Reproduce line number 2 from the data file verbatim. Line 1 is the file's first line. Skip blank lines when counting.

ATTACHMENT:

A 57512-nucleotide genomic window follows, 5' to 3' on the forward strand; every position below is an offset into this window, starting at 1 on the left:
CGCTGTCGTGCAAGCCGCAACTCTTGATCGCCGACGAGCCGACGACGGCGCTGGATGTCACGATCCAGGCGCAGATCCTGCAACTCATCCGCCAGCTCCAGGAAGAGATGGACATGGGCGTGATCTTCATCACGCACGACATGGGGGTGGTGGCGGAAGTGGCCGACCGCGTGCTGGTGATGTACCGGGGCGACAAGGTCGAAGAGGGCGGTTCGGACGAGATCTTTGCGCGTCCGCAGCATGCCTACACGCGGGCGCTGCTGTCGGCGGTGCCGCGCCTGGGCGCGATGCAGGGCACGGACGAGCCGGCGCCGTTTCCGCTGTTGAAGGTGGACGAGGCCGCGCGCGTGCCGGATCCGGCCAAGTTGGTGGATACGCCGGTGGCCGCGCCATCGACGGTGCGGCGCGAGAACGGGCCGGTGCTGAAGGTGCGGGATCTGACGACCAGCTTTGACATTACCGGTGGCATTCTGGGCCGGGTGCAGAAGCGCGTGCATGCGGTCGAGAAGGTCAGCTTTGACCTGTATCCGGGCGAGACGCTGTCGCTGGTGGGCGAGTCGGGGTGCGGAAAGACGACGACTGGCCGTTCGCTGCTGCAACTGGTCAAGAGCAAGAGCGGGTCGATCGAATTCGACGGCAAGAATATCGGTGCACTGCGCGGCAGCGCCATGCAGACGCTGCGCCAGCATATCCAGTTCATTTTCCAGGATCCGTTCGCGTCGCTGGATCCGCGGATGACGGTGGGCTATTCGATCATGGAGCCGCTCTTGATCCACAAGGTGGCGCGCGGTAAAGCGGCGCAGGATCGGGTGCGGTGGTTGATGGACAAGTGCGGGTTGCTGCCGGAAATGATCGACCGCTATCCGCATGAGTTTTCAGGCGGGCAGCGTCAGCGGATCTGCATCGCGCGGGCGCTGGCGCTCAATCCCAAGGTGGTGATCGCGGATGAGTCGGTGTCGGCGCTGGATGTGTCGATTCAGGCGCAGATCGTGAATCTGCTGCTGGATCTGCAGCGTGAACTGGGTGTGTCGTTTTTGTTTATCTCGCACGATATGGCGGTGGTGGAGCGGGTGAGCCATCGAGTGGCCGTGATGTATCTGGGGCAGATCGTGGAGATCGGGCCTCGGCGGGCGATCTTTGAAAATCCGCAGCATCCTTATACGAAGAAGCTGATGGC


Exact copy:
CGCTGTCGTGCAAGCCGCAACTCTTGATCGCCGACGAGCCGACGACGGCGCTGGATGTCACGATCCAGGCGCAGATCCTGCAACTCATCCGCCAGCTCCAGGAAGAGATGGACATGGGCGTGATCTTCATCACGCACGACATGGGGGTGGTGGCGGAAGTGGCCGACCGCGTGCTGGTGATGTACCGGGGCGACAAGGTCGAAGAGGGCGGTTCGGACGAGATCTTTGCGCGTCCGCAGCATGCCTACACGCGGGCGCTGCTGTCGGCGGTGCCGCGCCTGGGCGCGATGCAGGGCACGGACGAGCCGGCGCCGTTTCCGCTGTTGAAGGTGGACGAGGCCGCGCGCGTGCCGGATCCGGCCAAGTTGGTGGATACGCCGGTGGCCGCGCCATCGACGGTGCGGCGCGAGAACGGGCCGGTGCTGAAGGTGCGGGATCTGACGACCAGCTTTGACATTACCGGTGGCATTCTGGGCCGGGTGCAGAAGCGCGTGCATGCGGTCGAGAAGGTCAGCTTTGACCTGTATCCGGGCGAGACGCTGTCGCTGGTGGGCGAGTCGGGGTGCGGAAAGACGACGACTGGCCGTTCGCTGCTGCAACTGGTCAAGAGCAAGAGCGGGTCGATCGAATTCGACGGCAAGAATATCGGTGCACTGCGCGGCAGCGCCATGCAGACGCTGCGCCAGCATATCCAGTTCATTTTCCAGGATCCGTTCGCGTCGCTGGATCCGCGGATGACGGTGGGCTATTCGATCATGGAGCCGCTCTTGATCCACAAGGTGGCGCGCGGTAAAGCGGCGCAGGATCGGGTGCGGTGGTTGATGGACAAGTGCGGGTTGCTGCCGGAAATGATCGACCGCTATCCGCATGAGTTTTCAGGCGGGCAGCGTCAGCGGATCTGCATCGCGCGGGCGCTGGCGCTCAATCCCAAGGTGGTGATCGCGGATGAGTCGGTGTCGGCGCTGGATGTGTCGATTCAGGCGCAGATCGTGAATCTGCTGCTGGATCTGCAGCGTGAACTGGGTGTGTCGTTTTTGTTTATCTCGCACGATATGGCGGTGGTGGAGCGGGTGAGCCATCGAGTGGCCGTGATGTATCTGGGGCAGATCGTGGAGATCGGGCCTCGGCGGGCGATCTTTGAAAATCCGCAGCATCCTTATACGAAGAAGCTGATGGC